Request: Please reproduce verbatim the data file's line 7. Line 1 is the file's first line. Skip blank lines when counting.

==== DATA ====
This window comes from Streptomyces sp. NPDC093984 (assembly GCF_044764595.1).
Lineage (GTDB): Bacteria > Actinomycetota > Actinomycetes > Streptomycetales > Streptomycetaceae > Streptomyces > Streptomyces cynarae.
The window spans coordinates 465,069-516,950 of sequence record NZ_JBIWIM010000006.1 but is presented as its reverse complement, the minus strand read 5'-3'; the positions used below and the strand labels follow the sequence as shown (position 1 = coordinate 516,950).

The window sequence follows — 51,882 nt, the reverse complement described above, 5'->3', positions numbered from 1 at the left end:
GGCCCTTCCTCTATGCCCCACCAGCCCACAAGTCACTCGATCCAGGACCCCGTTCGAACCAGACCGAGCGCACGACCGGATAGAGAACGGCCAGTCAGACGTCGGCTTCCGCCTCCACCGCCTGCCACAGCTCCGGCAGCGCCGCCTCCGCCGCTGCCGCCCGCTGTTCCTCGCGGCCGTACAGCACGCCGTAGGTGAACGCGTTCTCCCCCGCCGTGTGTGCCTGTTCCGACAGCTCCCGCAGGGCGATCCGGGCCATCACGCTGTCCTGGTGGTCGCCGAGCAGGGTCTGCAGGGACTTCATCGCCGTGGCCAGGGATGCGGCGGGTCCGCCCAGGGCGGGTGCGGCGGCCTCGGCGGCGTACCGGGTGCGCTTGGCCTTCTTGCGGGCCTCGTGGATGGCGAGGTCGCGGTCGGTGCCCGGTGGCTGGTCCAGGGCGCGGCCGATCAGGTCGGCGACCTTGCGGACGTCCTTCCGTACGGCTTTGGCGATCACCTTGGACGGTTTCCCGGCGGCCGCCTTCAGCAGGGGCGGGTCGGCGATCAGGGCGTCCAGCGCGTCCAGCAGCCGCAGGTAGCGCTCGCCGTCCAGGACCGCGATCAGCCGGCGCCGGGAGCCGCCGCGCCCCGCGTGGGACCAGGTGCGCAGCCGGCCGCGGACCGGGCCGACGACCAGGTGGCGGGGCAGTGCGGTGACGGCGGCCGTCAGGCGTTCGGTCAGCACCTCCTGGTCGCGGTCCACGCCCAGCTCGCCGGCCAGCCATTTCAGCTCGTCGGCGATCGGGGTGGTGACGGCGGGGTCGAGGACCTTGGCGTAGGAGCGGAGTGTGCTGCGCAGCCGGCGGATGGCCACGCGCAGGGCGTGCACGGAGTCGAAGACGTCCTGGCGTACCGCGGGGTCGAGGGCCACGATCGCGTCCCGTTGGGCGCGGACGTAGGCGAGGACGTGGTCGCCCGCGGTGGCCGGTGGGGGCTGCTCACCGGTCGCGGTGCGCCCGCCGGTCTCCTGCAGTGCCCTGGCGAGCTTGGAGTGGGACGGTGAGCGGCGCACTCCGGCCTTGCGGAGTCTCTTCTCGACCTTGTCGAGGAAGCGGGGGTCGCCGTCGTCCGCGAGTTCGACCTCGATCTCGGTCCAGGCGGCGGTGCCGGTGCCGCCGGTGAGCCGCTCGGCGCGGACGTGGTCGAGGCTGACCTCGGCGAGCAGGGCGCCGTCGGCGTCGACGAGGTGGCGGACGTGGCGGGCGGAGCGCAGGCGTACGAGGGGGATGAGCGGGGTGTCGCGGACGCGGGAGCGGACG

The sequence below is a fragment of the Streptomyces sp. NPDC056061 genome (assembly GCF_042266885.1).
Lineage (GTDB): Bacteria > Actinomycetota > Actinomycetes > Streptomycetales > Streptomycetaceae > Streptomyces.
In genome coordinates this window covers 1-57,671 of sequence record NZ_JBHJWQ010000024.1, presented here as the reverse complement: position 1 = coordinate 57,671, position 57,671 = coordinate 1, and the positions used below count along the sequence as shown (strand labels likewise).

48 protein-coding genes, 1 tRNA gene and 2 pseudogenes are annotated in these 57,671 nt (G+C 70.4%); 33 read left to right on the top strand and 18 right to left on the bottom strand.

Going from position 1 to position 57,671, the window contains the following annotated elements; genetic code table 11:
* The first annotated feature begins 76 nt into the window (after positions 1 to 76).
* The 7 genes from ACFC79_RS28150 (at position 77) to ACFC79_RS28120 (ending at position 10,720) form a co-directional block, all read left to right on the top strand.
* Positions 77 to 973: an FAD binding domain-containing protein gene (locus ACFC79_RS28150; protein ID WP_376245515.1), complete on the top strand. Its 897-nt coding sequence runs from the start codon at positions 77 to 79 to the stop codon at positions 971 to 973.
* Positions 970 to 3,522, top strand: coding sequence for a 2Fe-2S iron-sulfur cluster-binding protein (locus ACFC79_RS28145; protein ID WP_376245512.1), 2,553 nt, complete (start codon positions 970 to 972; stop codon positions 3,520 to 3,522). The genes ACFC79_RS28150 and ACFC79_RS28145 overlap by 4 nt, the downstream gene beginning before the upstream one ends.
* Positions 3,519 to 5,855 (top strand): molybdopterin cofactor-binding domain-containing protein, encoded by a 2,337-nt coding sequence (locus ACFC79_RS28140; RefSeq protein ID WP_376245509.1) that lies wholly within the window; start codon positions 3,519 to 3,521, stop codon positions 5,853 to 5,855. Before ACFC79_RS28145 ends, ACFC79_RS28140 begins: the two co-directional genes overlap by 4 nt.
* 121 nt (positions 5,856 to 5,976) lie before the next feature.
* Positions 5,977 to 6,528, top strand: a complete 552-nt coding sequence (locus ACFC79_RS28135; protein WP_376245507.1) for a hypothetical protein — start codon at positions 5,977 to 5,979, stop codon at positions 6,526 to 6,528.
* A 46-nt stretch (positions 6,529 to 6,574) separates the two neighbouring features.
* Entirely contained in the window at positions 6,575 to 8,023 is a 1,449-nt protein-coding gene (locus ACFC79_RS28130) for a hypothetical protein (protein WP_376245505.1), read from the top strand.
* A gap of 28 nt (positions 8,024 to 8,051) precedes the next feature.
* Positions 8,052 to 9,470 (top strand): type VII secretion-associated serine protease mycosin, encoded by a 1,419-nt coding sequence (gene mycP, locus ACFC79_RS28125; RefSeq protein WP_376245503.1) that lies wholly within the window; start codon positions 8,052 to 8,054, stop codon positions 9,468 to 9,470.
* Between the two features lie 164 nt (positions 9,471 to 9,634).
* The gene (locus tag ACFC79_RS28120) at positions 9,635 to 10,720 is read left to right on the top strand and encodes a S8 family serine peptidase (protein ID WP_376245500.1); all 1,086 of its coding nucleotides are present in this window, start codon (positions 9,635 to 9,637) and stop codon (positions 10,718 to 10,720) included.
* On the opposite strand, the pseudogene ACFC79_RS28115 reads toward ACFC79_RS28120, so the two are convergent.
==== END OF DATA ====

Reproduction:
Lineage (GTDB): Bacteria > Actinomycetota > Actinomycetes > Streptomycetales > Streptomycetaceae > Streptomyces.